From: Peter Kirk (firstname.lastname@example.org)
Date: Mon Nov 10 2003 - 07:21:18 EST
On 10/11/2003 03:38, email@example.com wrote:
>>At this point, I'm a bit puzzled about the circumstances in which an
>>alphabet is a cipher of another, and when it isn't. In an offlist
>>conversation, you, I, and others seemed to arrive at the consensus that
>>the Theban "magickal script" was a cipher of Latin. And many years ago,
>>you raised the question of whether Etruscan was a ciper of either Latin
>>or Greek (as we both know now, it isn't). I assumed that the criteria
>>were (1) the scripts can be used interchangeably to write a single
>>language, and (2) there is a one-to-one correspondence between their glyphs.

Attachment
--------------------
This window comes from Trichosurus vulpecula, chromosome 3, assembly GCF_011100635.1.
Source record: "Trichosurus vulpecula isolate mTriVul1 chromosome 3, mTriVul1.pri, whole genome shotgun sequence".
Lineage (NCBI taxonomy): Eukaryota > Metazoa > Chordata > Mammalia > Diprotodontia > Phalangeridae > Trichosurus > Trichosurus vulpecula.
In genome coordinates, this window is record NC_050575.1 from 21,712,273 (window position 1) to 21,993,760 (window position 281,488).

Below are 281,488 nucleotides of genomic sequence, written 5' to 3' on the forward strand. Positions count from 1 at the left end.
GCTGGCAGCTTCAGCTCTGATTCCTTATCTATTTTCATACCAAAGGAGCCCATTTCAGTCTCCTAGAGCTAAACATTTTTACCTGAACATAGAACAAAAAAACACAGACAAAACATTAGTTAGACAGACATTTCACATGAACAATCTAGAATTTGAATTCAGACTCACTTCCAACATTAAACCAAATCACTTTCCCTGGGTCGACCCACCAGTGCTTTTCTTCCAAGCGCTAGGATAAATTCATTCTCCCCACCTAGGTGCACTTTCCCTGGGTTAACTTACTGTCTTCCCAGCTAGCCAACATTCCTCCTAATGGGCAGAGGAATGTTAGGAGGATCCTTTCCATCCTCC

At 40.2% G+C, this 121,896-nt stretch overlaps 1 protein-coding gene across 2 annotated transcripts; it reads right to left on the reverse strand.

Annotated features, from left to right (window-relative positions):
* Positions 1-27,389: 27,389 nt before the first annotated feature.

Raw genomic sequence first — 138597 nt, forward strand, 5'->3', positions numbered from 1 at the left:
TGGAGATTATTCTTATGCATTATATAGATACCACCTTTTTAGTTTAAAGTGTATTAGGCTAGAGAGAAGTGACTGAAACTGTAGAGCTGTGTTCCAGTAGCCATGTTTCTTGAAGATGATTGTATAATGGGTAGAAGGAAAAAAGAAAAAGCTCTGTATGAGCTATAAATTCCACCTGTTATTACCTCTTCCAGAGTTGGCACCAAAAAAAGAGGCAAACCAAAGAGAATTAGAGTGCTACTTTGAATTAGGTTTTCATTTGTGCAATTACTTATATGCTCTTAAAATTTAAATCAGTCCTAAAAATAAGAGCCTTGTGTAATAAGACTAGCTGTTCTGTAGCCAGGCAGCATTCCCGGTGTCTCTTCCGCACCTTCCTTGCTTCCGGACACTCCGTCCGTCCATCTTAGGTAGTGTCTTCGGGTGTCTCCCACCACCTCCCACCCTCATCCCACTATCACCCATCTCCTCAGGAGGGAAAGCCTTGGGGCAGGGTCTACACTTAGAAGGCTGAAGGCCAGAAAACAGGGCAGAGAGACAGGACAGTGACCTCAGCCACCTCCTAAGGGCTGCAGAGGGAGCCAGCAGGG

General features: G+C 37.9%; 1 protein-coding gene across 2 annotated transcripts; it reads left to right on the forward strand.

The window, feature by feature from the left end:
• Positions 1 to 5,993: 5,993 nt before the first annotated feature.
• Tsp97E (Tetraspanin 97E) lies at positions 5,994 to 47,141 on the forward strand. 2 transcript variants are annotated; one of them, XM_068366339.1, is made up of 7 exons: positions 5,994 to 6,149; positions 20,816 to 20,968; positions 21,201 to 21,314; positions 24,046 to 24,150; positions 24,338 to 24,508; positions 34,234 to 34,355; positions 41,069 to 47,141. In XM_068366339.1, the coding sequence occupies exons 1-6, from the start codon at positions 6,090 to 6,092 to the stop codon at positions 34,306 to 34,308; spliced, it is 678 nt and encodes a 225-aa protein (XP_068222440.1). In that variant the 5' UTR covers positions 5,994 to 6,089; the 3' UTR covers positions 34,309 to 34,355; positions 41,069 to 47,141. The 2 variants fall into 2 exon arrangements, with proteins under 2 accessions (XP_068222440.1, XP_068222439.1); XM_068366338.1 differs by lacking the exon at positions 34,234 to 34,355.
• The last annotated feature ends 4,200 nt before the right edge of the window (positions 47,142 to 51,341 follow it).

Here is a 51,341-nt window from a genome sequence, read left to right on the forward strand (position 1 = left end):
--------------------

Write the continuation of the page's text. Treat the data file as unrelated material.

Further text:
>That can be easily disproven as a definition of a cipher by creating a cipher
>which doesn't match those two criteria.
And by pointing to an example where these criteria are met but one
script is not a cipher of the other. See the example of Azerbaijani
which I just posted. The same may well be true of many languages written
in Hebrew script only by Jewish sub-communities, unless these are to be
treated as ciphers.
-- Peter Kirk firstname.lastname@example.org (personal) email@example.com (work) http://www.qaya.org/
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